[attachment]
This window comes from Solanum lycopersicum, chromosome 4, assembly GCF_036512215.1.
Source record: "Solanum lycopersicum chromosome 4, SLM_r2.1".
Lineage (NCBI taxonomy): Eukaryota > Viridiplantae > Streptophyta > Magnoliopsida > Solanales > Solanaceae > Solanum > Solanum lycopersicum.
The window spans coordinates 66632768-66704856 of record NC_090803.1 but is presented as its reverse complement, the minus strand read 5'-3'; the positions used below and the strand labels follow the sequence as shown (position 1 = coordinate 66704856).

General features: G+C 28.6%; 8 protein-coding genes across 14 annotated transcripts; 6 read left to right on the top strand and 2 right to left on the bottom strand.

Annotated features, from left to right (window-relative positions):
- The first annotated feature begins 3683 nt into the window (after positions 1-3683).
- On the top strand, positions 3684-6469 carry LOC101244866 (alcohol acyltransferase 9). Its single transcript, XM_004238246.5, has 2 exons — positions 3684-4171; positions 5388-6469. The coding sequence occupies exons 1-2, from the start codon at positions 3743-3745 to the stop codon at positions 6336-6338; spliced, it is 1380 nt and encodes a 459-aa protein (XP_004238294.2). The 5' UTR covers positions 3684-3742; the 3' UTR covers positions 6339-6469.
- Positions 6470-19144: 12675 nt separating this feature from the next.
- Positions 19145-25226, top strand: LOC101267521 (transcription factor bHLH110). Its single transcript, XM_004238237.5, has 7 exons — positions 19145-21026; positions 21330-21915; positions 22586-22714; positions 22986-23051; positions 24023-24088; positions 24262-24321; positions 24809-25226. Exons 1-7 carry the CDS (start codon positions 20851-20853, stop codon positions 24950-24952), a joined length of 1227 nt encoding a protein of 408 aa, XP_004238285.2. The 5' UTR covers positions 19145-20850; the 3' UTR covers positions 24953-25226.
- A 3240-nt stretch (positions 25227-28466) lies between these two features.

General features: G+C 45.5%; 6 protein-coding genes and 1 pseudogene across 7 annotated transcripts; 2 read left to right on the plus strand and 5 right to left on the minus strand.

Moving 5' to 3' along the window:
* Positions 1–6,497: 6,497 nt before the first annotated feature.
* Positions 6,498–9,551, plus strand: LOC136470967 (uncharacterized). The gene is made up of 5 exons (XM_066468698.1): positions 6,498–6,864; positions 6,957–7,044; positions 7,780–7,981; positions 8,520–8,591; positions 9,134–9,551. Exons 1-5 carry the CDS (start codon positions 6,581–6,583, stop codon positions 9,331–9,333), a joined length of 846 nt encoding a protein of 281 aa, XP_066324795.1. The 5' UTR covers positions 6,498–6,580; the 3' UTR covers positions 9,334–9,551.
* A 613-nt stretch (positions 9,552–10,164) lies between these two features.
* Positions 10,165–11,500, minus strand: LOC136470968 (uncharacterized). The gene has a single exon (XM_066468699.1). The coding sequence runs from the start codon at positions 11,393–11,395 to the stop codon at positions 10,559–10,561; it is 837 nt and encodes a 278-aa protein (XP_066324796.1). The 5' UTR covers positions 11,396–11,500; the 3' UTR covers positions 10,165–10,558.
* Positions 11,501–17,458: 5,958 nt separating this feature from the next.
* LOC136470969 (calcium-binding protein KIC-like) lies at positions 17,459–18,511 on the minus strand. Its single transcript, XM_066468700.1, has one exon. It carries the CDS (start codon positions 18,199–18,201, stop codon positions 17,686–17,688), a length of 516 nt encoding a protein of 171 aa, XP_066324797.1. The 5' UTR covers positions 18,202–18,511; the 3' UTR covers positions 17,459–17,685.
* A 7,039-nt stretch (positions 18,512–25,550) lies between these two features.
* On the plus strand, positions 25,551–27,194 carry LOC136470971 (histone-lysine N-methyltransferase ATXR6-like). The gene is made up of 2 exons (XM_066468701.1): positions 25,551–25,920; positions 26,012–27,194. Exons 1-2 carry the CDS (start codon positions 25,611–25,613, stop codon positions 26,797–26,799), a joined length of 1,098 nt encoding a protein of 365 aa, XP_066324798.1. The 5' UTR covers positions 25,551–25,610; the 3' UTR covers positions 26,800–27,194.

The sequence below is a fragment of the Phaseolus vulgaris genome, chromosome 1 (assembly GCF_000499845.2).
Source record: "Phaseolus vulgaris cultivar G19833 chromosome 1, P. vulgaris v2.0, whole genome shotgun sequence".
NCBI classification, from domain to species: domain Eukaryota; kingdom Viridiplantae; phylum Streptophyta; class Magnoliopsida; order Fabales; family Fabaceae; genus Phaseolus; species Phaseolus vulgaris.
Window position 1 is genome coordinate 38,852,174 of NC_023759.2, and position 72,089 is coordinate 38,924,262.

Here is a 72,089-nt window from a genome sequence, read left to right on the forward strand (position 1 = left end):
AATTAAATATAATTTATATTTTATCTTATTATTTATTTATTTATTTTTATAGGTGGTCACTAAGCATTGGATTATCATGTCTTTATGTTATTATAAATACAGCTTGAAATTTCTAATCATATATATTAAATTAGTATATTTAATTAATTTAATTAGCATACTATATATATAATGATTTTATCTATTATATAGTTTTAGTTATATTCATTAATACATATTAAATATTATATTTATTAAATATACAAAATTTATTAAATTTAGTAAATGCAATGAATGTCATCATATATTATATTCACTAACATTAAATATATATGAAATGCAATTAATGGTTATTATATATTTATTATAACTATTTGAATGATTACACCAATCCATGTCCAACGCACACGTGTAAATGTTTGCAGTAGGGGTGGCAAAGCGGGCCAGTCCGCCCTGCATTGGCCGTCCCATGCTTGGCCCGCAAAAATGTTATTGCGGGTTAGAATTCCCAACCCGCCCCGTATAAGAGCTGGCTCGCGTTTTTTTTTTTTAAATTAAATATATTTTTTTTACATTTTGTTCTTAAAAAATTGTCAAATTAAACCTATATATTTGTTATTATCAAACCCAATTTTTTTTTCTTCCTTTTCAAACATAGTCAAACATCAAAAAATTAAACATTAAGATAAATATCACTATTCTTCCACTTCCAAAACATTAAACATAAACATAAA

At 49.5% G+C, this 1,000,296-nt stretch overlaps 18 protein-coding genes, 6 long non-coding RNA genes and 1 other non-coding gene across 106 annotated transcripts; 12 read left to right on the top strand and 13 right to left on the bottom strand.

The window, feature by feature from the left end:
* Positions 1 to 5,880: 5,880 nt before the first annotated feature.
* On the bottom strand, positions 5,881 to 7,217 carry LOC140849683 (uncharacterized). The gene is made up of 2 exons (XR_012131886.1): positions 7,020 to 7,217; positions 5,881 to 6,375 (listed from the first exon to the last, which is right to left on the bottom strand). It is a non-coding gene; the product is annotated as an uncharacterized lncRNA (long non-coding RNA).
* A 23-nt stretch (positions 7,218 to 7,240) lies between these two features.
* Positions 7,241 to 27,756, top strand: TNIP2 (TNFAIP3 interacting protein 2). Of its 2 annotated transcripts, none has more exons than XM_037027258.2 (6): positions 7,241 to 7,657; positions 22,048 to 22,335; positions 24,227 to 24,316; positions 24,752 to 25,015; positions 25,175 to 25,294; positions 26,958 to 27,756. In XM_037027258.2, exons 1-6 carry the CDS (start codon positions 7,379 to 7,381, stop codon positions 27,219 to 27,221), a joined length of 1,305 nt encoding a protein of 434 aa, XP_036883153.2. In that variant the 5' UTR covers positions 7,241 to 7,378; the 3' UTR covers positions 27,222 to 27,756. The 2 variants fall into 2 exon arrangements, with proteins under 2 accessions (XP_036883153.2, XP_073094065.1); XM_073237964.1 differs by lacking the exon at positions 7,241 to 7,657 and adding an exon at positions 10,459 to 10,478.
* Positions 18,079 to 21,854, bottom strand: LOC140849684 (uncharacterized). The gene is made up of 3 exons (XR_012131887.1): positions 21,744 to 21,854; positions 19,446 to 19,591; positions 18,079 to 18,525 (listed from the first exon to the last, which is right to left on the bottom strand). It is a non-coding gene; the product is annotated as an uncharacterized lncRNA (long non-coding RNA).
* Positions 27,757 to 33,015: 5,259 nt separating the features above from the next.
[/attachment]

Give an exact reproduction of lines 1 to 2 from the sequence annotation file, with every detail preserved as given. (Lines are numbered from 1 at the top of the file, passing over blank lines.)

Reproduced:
This window comes from Solanum lycopersicum, chromosome 4, assembly GCF_036512215.1.
Source record: "Solanum lycopersicum chromosome 4, SLM_r2.1".